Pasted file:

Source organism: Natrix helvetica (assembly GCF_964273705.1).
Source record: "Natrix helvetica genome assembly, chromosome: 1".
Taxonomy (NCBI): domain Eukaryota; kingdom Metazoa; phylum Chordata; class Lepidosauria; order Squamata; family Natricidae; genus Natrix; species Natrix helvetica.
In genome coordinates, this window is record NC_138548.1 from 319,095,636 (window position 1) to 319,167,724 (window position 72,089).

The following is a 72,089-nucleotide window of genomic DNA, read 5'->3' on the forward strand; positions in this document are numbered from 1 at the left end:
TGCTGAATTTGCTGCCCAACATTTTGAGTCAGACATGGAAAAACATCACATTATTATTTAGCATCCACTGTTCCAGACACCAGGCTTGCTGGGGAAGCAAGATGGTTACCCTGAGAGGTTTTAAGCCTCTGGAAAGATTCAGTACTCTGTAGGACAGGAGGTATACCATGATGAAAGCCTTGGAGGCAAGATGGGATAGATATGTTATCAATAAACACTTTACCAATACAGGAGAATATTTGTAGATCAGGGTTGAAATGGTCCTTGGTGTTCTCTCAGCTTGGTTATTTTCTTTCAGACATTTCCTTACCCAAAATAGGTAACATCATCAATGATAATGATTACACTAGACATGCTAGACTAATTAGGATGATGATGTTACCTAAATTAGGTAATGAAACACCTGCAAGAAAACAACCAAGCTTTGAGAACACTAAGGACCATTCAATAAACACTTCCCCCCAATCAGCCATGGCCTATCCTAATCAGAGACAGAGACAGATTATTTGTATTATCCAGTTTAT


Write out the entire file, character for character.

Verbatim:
Source organism: Natrix helvetica (assembly GCF_964273705.1).
Source record: "Natrix helvetica genome assembly, chromosome: 1".
Taxonomy (NCBI): domain Eukaryota; kingdom Metazoa; phylum Chordata; class Lepidosauria; order Squamata; family Natricidae; genus Natrix; species Natrix helvetica.
In genome coordinates, this window is record NC_138548.1 from 319,095,636 (window position 1) to 319,167,724 (window position 72,089).

The following is a 72,089-nucleotide window of genomic DNA, read 5'->3' on the forward strand; positions in this document are numbered from 1 at the left end:
TGCTGAATTTGCTGCCCAACATTTTGAGTCAGACATGGAAAAACATCACATTATTATTTAGCATCCACTGTTCCAGACACCAGGCTTGCTGGGGAAGCAAGATGGTTACCCTGAGAGGTTTTAAGCCTCTGGAAAGATTCAGTACTCTGTAGGACAGGAGGTATACCATGATGAAAGCCTTGGAGGCAAGATGGGATAGATATGTTATCAATAAACACTTTACCAATACAGGAGAATATTTGTAGATCAGGGTTGAAATGGTCCTTGGTGTTCTCTCAGCTTGGTTATTTTCTTTCAGACATTTCCTTACCCAAAATAGGTAACATCATCAATGATAATGATTACACTAGACATGCTAGACTAATTAGGATGATGATGTTACCTAAATTAGGTAATGAAACACCTGCAAGAAAACAACCAAGCTTTGAGAACACTAAGGACCATTCAATAAACACTTCCCCCCAATCAGCCATGGCCTATCCTAATCAGAGACAGAGACAGATTATTTGTATTATCCAGTTTAT